I started my academic career at Seton Hall University after receiving my Ph.D. in Clinical Psychology at Northwestern University and completing my clinical internship through the Vanderbilt University/Nashville Department of Veterans Affairs Internship Consortium. Since arriving at Seton Hall, I've taught a range of courses, but my favorites are Abnormal Psychology, International Psychology, Introduction to Psychology, and Statistics. I also enjoy translating my teaching into writing, and have co-authored several textbooks for Worth Publishers/Macmillan, including textbooks for statistics and introduction to psychology.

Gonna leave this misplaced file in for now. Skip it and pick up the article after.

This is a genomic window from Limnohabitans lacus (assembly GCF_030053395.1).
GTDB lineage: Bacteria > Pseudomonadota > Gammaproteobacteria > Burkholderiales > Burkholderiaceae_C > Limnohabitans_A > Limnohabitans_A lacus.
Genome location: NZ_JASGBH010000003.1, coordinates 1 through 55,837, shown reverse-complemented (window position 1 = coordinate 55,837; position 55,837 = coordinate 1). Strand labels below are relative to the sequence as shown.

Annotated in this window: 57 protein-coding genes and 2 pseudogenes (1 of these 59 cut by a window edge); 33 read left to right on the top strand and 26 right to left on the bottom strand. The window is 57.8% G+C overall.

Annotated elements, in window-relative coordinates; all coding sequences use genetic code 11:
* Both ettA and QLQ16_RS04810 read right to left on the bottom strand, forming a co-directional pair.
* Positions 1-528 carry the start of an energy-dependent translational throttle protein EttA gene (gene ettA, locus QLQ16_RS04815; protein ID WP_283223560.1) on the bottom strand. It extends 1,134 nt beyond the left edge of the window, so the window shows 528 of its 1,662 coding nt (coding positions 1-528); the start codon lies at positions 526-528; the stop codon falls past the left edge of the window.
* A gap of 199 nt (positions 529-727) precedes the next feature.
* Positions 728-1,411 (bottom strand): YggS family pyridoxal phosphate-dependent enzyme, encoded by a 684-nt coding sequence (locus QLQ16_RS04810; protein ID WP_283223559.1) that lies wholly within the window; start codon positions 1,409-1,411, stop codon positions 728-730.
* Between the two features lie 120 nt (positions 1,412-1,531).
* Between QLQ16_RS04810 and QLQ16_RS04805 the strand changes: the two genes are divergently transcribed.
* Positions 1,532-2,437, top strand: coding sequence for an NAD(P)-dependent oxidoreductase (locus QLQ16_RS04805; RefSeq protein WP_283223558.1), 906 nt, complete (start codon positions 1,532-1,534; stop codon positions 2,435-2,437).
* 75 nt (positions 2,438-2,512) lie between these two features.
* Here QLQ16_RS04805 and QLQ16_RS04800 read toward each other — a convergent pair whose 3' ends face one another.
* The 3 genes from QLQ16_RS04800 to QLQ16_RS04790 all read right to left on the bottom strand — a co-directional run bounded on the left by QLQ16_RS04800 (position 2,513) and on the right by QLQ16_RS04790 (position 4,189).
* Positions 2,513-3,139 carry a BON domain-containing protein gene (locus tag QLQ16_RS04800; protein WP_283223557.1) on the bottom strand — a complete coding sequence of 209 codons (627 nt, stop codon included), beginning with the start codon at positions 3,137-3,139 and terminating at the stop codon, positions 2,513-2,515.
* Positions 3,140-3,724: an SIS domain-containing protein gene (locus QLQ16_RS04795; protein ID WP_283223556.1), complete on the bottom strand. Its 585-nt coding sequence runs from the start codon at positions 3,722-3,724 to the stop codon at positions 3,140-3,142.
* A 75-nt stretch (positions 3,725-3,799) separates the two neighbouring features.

I have been involved in international psychology throughout my career. I have developed a course in international psychology at Seton Hall, served as a United Nations representative for the American Psychological Association for five years, and conducted research on international psychology education in Bosnia and Herzegovina as a U.S. Fulbright Scholar.
I am currently pursuing two lines of research, and welcome undergraduate and graduate student involvement in both. First, I am interested in perceptions of people with psychological disorders, including the stigma associated with mental illness. Second, I study the education and career trajectories of women and men pursuing professions in science, technology, engineering, and mathematics (STEM) fields.